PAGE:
How many dealers did you visit before you last bought a car?
Were you happy with the first quote you got for a painting job or kitchen renovation?
When it comes to your finances, your house and your belongings, it makes sense to do your research, shop around and make sure you’re getting the best advice.
But it seems few Australians take such a rigorous approach when it comes to their health.
In order to get the best outcome from a second opinion, it’s important to first negotiate the issues of power and autonomy in your relationship with your treating health professional. As a patient, it is your absolute right to seek advice and to be in charge of what happens to your body.
Respect for autonomy is drummed into health professionals, because the power balance in the clinician-patient relationship is generally with the clinician. Too little autonomy, and you will feel like you are being patronised or given no say. You should expect to be treated as a partner and collaborator in the process. And your opinions and preferences should be respected and honoured, regardless of the option you choose to take.
How do doctors respond?
Discussions about loyalty come up repeatedly, and as a pain specialist, I’ve met many patients who are doggedly loyal to their practitioners under any circumstances. Such people usually feel a second opinion is akin to a betrayal or a breach of trust, and wouldn’t think about it unless they had fallen out completely with their treating doctor.
GPs can have a relationship with their patients which goes back decades, and in my experience are unlikely to feel that it will be permanently derailed by seeing another clinician. When I did some general practice during my training, the much more experienced GPs used to welcome the chance to have a fresh set of eyes on the problem. They were happy to co-operate and provide you with all the information a second opinion doctor might find useful.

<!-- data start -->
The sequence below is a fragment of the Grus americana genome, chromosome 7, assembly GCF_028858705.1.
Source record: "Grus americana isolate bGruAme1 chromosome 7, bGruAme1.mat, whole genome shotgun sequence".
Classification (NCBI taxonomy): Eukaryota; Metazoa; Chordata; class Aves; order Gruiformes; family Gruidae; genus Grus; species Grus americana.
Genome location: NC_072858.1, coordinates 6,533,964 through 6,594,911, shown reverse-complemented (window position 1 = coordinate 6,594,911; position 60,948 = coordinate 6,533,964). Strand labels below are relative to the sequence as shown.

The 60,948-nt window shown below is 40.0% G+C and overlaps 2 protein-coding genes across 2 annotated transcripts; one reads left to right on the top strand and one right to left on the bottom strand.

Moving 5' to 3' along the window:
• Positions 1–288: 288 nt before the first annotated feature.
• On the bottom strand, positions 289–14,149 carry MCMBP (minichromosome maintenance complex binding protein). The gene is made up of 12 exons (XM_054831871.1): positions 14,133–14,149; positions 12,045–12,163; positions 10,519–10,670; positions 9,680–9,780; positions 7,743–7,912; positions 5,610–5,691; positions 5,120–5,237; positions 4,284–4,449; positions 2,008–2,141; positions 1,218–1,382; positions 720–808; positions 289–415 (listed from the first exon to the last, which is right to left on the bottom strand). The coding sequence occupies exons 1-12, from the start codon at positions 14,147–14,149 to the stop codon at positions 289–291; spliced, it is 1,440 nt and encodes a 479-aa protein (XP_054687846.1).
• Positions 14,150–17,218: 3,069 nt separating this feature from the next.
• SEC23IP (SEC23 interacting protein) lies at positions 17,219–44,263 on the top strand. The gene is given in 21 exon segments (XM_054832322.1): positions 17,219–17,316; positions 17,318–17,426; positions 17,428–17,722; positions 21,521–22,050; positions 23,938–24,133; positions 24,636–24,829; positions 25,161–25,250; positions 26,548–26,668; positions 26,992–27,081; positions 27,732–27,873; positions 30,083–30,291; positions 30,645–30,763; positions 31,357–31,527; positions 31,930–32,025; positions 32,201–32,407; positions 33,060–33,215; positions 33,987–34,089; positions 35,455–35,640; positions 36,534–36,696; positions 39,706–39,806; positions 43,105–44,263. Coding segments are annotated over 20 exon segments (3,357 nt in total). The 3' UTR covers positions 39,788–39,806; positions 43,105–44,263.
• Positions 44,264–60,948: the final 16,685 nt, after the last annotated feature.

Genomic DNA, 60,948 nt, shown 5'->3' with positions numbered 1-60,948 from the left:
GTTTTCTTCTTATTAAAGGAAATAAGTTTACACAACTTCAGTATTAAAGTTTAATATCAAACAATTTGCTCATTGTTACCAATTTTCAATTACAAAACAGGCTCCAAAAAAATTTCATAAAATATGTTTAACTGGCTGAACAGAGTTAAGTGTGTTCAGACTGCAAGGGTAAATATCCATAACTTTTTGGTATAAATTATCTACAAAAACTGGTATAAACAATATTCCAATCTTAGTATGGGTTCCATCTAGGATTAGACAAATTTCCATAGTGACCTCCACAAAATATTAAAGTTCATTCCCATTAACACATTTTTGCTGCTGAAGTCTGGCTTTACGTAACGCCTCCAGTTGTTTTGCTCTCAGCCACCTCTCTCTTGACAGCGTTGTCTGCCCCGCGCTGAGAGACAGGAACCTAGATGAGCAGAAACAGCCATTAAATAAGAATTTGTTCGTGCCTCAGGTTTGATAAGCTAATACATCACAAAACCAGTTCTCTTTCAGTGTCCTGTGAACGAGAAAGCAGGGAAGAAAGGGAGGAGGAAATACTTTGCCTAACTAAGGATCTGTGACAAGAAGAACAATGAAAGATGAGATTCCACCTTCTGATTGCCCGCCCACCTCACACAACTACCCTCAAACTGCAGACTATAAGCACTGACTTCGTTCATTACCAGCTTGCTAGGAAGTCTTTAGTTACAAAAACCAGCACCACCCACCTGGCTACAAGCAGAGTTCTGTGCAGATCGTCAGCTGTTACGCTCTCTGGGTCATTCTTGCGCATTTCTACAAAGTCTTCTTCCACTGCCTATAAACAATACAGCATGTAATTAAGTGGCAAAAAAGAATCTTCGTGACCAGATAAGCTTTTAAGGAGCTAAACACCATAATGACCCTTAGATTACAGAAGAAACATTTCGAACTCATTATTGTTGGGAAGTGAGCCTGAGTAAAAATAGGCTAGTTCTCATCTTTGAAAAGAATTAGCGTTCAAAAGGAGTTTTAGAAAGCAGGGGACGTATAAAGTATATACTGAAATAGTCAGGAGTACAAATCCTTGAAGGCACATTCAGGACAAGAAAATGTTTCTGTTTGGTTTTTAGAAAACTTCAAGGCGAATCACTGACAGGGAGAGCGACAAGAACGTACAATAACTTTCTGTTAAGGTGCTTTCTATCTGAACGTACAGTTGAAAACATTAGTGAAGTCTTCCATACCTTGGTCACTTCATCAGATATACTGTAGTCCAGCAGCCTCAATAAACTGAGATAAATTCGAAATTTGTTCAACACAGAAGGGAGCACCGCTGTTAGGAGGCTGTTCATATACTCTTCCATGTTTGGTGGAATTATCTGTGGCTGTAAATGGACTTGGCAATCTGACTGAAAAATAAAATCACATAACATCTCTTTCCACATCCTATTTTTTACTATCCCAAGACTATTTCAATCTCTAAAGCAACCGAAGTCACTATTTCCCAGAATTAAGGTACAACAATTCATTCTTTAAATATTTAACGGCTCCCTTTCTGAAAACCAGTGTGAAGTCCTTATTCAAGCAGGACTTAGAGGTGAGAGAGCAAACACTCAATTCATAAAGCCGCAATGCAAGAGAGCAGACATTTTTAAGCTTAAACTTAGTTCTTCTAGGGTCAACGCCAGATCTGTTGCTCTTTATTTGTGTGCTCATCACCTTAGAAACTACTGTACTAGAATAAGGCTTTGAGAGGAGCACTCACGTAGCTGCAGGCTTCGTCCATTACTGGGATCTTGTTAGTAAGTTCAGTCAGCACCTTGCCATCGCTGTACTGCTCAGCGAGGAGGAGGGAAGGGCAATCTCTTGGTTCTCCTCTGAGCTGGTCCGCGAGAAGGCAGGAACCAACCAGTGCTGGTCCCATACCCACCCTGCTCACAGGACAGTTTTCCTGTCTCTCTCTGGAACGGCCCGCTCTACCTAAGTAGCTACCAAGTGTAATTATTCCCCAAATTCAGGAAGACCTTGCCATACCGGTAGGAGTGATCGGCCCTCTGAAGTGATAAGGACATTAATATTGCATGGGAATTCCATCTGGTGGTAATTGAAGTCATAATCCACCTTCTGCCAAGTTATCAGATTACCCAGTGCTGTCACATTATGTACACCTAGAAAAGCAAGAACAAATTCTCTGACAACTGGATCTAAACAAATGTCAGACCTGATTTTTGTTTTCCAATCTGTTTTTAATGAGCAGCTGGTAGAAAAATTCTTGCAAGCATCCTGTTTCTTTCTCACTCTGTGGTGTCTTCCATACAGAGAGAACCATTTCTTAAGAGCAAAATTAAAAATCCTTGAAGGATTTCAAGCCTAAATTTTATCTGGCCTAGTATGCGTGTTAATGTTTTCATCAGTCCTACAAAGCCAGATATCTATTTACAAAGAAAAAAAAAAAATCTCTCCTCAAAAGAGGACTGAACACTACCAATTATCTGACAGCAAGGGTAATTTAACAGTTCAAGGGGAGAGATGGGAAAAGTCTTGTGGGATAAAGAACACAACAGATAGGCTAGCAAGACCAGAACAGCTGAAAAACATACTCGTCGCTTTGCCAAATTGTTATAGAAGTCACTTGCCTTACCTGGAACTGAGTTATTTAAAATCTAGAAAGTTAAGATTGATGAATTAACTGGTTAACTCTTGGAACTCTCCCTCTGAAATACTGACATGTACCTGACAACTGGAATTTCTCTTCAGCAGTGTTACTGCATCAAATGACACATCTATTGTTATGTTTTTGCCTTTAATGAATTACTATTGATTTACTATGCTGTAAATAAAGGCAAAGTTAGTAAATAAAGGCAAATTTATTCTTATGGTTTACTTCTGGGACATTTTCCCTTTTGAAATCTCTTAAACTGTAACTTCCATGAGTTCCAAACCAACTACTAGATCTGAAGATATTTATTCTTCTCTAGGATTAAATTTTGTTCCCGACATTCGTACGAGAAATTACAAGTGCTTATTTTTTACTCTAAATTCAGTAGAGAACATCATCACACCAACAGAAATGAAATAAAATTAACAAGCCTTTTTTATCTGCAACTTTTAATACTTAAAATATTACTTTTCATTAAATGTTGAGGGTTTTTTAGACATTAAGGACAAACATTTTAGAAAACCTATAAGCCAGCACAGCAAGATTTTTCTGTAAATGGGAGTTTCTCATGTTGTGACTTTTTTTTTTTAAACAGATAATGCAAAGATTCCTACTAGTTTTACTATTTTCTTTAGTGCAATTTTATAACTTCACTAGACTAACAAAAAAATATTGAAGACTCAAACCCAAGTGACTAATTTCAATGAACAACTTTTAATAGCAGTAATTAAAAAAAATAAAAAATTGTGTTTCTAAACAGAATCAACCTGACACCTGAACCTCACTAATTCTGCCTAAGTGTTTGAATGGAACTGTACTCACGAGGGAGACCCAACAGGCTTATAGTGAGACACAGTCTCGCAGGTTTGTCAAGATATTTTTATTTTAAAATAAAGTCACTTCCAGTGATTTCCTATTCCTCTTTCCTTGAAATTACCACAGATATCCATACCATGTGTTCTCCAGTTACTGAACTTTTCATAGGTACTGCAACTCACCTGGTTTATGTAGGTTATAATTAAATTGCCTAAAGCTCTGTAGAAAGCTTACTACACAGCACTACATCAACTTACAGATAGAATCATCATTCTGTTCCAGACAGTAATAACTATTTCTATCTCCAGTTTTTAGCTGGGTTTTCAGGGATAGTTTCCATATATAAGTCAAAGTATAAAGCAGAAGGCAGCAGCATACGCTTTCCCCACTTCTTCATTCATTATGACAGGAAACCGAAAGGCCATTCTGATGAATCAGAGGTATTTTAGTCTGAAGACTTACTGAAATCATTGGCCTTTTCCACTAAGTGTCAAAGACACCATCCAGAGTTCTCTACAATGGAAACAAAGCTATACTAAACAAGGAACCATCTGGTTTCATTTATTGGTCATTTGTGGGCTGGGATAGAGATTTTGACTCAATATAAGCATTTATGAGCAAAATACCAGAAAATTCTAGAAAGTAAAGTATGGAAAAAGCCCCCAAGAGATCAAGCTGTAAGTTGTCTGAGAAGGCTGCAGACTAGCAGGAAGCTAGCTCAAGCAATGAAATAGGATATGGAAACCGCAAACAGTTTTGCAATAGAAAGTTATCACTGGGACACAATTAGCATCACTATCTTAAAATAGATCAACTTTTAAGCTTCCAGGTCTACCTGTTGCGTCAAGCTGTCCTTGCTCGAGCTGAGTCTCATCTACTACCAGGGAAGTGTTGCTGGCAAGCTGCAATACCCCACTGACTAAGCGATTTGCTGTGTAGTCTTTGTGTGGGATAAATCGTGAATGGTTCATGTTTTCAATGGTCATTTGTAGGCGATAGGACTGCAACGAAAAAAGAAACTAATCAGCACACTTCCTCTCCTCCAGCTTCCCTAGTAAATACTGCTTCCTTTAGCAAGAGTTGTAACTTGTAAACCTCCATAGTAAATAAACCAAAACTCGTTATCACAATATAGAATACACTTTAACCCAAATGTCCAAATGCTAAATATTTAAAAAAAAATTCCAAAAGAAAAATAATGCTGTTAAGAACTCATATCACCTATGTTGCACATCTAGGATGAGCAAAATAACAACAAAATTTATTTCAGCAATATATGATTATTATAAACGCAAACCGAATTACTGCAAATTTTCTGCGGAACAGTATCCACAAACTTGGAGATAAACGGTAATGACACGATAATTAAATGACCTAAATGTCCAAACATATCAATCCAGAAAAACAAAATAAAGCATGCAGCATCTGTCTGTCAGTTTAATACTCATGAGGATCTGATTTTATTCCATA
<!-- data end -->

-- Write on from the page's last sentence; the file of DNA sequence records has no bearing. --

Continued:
Some of my colleagues tend to have differing levels of comfort with this idea. There are those who learnt their skills during the era of “doctor knows best” who regard articulate, informed consumers with suspicion. There are those with personalities that are naturally authoritarian, and some who are stressed or busy to the point that they react with frustration or anger to a request from a patient for extra information or time to consider their options.
Other colleagues seem to need reminding that they are meant to be assuming some basic responsibilities and duties of care rather than writing prescriptions or giving referrals on demand. With them, the balance is completely towards patient autonomy, and they seem to feel no real responsibility on their part to educate, advise or motivate their patients. They won’t worry if you want to get another opinion; they’ll have moved on the second you’re out the door.
If your first-opinion doctor seems to be like either of the last couple I’ve mentioned – and reacts either poorly or not at all to your request – a second opinion might be exactly what you need.
Why seek a second opinion?